THE DIVORCE CULTURE, Rethinking Our Commitments to Marriage and Family
by Barbara Dafoe Whitehead. Hardcover by Knopf, 1997, and softcover by Vintage Books, 1998. 195 pages, Notes and Index.

This book derives from Whithead's bold 1993 article in Atlantic Monthly, "Dan Quayle Was Right", in which the author defended Quayle's ground-breaking criticism of the TV show, Murphy Brown, as an example of Hollywood's destructive role models for family values.

Tracing the history of shifting cultural attitudes toward divorce from the last century to today, Whitehead makes a strong case that the current radical concept of divorce as an opportunity for "personal growth" needs serious rethinking. Whereas previously society had strongly discouraged divorce because of the harmful effects on children, and as a bulwark of social stability, after the 1960s these sensible values had been abandoned in favor of a "psychotherapy" vision of divorce fueled primarily by self-centered aspirations of women for fulfillment outside the home.

While acknowledging the validity of these aspirations for fulfilment, Whitehead concludes that we may have neglected the second half of the "for better, for worse" marriage vow, particularly where children are involved. Whitehead believes that society now needs to encourage marriage values of "solidarity, loyalty, and binding obligation", to balance free market concepts of planned disposability and political concepts of term limits. While endorsing advances of feminism for women in the workplace, Whitehead proposes that an alternate path to a more mature personal growth for both men and women may lie in a marriage concept incorporating traditional values of duty, responsibility, and sacrifice for the next generation. Unfortunately, these noble sentiments appear unlikely to this reviewer to have much impact in slowing the momentum of the divorce culture.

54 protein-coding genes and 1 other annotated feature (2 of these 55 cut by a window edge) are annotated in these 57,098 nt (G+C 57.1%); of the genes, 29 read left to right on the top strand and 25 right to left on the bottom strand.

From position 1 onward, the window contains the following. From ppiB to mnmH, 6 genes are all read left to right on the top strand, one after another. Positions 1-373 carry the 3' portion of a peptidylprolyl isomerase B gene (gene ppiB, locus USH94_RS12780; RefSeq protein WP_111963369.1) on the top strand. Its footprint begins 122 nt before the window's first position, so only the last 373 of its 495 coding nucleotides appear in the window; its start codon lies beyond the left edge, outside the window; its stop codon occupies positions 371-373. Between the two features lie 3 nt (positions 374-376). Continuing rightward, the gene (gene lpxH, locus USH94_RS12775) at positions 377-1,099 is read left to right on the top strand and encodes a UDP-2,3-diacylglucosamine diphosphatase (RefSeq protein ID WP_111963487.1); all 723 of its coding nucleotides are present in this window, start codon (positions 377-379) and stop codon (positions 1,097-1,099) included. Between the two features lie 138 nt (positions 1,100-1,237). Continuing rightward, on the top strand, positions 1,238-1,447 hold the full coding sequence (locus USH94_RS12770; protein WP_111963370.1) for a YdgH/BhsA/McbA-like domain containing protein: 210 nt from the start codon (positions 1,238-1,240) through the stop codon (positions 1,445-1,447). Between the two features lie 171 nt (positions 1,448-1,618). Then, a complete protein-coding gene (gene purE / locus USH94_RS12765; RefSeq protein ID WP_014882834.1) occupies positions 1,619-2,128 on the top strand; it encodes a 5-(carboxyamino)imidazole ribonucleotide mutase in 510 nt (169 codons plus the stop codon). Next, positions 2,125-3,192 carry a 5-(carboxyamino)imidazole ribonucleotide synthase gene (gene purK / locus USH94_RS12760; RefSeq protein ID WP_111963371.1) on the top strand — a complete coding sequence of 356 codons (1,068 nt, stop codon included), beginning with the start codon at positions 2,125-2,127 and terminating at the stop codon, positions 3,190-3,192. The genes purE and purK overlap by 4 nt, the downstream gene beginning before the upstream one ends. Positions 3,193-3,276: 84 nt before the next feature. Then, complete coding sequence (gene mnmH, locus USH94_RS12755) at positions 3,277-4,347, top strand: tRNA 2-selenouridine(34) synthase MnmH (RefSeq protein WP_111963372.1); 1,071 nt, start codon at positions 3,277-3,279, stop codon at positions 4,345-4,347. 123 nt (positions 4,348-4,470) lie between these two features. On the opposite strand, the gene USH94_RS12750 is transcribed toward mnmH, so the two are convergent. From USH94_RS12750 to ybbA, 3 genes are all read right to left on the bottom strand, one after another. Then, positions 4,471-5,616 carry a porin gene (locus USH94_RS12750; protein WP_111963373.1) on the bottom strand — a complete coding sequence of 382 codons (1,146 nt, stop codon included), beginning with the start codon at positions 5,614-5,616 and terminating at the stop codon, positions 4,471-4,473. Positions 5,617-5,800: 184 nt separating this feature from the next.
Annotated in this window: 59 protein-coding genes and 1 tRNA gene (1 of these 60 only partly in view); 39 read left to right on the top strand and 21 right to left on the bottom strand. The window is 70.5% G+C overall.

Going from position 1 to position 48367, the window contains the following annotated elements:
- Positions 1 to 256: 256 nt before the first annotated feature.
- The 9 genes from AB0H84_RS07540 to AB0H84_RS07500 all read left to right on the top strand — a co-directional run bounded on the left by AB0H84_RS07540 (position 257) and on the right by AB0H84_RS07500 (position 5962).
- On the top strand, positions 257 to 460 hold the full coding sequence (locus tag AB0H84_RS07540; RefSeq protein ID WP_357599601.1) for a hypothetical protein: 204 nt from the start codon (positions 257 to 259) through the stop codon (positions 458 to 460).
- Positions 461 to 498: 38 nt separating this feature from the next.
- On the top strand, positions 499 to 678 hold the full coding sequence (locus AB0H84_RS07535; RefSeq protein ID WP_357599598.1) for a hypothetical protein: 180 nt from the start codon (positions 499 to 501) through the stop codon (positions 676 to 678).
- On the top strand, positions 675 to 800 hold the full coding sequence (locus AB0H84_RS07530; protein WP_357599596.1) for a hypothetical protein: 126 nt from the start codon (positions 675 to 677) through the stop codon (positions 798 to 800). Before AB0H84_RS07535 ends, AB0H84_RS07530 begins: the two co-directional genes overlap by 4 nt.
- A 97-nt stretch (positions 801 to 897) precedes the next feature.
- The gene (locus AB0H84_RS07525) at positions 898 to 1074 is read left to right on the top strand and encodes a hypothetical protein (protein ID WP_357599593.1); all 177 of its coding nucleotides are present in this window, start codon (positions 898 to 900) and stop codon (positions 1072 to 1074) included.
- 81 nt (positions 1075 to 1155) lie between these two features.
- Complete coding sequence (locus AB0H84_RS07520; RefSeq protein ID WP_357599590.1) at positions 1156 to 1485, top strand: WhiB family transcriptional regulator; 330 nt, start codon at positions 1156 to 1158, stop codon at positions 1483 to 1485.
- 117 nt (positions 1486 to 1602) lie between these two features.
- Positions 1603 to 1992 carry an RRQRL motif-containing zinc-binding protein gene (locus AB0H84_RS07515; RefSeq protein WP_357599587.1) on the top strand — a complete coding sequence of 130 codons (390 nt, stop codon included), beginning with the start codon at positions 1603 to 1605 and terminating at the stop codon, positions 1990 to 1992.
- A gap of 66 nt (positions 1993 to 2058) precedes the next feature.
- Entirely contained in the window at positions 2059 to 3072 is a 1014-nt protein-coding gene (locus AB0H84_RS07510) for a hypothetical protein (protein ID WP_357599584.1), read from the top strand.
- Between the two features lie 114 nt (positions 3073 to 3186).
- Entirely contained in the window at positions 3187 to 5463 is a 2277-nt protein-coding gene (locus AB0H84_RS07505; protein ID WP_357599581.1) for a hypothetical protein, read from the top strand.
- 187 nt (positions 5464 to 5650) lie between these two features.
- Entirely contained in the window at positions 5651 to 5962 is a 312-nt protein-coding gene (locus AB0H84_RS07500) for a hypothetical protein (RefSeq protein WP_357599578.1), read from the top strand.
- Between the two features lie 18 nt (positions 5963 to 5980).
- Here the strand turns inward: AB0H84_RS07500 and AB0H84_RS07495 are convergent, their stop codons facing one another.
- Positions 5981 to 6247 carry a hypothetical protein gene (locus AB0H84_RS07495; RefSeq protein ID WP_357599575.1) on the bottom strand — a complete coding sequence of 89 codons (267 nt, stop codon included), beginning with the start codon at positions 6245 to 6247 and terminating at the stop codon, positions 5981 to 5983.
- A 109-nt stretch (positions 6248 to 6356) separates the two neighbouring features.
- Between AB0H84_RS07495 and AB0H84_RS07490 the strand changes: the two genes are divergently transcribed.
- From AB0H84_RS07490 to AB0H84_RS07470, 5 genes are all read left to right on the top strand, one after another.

Although Whitehead deserves commendation for her defense of the institution of marriage, the book is notably weak in its account of the divorce culture from the male perspective, as might be expected from a female writer, however well intentioned. Whitehead seems to assume that most men support the self-centered aspirations for personal growth of the divorce culture, out of what might be called a Playboy/Esquire philosophy of liberation from responsibility. While this may be true for many men, it ignores the fact that 85% of divorces are filed by women, and that women's aspirations undoubtedly fueled the explosion of divorce rates that Whitehead quite rightly deplores.

Although Whitehead makes no reference to the now discredited "study" of Lenore Weitzman, who cooked her data to falsely claim that "men's lifetyle increases 43% after divorce, while women's lifestyle declines by 73%", this myth of feminism still appears to infuse Whitehead's thinking. Whitehead appears unaware of the alarming increase of health risks for men after divorce, including a 20% increase in suicide. The fact is that most men are well aware that death is hardly an increase in "lifestyle", and men resist divorce far more than women.

This book was written before the biggest gathering in history on the Mall of the Promise Keepers Rally affirming the desire of millions of fathers to accept the responsibilities of marriage, and has not yet incorporated the lessons of that Rally. Although Promise Keepers focused on the desire of men to save still intact marriages, this impulse has yet to find expression in a similar movement for divorced men, but if present trends of the divorce culture continue, that appears inevitable.